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Envisioning a future with more art, science and design

by Jennifer Johnson,

Willamette University is growing in new ways this year. 

The university’s merger with Pacific Northwest College of Art in Portland builds on recent program expansion at Willamette, resulting in a greater array of academic options that better serve students, the needs of employers and still address “the kinds of problems that we need to solve as a human race,” said Provost and Senior Vice President Carol Long

“We’re looking at places where a professional education and an arts and science education interact — like public health and data science, where combined degrees cross boundaries — so we can give students the best start to their career while still maintaining our liberal arts core,” she said. 

PNCA introduces 19 new undergraduate and graduate options for Willamette students to explore, spanning animated arts, printmaking, video and sound and collaborative design. For students who seek a more self-directed and flexible advanced degree, the college offers low residencies in creative writing and visual studies and a studio-based post-baccalaureate residency.  

The merger follows a period of new program development at Willamette. Since 2018, the university has created eight undergraduate degrees and minors that cover the fields of public health, global cultural studies and sustainability, among others. The graduate schools have expanded their offerings as well — this year, Atkinson Graduate School of Management’s MBA for Professionals program moved to a larger space in downtown Portland to accommodate more students, while the College of Law added a sixth certificate program to its roster and formed a partnership with Western Oregon University in Monmouth to make it easier for WOU students to attend the law school. 

Enrollment this fall reflected the new growth. With the addition of PNCA, the college’s new masters and certificate programs in data science, and strong enrollment at Willamette Law and AGSM, Willamette welcomed 678 new undergraduate and graduate students to its campuses in Salem and Portland, the university’s highest enrollment since 2017.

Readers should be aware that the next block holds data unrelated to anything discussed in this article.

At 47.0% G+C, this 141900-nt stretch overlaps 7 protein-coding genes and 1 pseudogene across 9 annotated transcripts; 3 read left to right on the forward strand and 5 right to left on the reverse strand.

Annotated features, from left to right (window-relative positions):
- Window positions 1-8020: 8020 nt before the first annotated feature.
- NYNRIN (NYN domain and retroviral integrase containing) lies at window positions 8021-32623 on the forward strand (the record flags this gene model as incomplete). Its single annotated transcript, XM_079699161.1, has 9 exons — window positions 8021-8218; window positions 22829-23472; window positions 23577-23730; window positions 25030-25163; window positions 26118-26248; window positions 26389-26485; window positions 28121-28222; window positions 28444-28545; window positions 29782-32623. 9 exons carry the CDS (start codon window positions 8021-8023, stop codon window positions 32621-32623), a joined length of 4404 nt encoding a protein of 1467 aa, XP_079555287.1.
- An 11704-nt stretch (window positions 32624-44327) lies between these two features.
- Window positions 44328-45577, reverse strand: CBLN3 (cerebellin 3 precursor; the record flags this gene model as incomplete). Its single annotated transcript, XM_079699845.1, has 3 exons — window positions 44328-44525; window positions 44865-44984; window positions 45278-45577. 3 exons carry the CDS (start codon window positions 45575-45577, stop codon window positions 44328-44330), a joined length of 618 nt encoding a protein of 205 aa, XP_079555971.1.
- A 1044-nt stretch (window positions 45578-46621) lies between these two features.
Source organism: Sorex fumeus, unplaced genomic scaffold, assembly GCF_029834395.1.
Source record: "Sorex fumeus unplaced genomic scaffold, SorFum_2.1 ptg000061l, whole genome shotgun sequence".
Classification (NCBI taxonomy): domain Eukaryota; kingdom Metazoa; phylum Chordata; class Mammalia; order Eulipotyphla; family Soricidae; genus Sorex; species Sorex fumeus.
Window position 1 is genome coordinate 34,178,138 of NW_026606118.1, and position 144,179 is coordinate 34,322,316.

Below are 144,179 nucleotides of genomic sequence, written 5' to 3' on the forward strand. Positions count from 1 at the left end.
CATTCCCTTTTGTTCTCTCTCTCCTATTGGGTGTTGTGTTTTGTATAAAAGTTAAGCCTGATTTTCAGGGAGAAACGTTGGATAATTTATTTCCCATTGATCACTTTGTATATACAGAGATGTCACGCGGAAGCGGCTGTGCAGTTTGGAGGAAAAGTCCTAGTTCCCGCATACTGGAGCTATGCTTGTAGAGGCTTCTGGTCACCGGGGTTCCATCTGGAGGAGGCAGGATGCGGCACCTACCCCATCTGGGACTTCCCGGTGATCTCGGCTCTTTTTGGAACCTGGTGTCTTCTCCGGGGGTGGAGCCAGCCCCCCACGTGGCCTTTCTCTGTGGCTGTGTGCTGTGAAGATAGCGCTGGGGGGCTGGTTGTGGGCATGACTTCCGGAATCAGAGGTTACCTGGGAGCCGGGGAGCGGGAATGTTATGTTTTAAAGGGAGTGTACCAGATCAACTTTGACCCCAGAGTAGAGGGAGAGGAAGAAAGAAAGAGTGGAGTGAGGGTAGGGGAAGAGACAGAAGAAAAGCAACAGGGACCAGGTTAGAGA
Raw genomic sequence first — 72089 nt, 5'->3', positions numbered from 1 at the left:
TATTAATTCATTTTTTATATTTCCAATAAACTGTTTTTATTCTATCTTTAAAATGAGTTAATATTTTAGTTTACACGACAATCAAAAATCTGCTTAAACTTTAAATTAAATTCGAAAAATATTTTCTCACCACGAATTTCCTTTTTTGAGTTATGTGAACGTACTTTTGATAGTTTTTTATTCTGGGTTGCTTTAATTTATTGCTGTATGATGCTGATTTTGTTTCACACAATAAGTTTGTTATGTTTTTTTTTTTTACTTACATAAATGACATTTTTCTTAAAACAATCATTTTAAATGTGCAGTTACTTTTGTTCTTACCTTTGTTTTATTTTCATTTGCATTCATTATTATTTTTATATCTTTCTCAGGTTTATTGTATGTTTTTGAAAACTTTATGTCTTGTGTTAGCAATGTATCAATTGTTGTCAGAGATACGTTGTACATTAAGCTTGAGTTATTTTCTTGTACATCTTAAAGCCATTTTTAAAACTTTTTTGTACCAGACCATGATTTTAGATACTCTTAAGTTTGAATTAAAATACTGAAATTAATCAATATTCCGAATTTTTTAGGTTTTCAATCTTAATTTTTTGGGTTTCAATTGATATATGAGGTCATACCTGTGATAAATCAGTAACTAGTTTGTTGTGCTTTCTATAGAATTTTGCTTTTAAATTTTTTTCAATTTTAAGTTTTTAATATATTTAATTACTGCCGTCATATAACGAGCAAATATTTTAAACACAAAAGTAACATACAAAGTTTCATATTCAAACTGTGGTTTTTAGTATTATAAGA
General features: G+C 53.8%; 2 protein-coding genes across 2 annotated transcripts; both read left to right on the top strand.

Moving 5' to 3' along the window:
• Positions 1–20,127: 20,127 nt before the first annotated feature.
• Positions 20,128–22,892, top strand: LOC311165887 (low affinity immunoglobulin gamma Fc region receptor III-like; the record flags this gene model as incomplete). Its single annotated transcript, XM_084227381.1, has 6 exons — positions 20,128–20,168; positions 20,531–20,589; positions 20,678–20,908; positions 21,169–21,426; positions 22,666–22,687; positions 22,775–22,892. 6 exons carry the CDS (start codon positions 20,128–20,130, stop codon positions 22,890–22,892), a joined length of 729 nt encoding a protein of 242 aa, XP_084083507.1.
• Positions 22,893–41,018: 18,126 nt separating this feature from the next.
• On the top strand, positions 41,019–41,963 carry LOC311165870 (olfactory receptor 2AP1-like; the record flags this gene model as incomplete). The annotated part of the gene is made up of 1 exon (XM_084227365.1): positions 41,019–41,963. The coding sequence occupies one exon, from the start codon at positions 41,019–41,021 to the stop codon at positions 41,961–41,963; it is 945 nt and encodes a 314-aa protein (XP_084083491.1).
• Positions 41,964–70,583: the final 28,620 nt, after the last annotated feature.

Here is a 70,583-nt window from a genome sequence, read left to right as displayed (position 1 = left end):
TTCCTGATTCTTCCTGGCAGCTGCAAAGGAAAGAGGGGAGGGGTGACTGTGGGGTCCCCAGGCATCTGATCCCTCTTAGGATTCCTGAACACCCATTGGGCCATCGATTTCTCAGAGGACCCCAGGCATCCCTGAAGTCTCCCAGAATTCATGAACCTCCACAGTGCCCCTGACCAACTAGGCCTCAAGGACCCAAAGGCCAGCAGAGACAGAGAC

Plans for hybrid programs to serve new and future students are taking shape, said Long. One of the largest in development is the creation of a new school of computation and data science, in addition to a master’s degree combining design with computer science and an undergraduate degree that applies design strategies to data visualization. 

Within the arts, the two institutions are considering an accelerated BA/MFA for creative writing, as well as a way to mix PNCA’s master of arts in critical studies — a program that explores critical race theory, feminist theory and post-colonial theory among others — with Willamette’s English, art history or other programs. Possibilities for museum-related studies at the graduate and undergraduate level are likely, too, with access now to Willamette’s Hallie Ford Museum of Art and PNCA’s curated and student-run galleries.  

Anna Miltenberger, dean of admissions at PNCA, said she’s thrilled the strong incoming class will have access to the breadth of curricular offerings at Willamette. 

As an art education advocate, she said, “I believe this partnership will vastly enhance our contribution to the vibrancy of our region and beyond.” 

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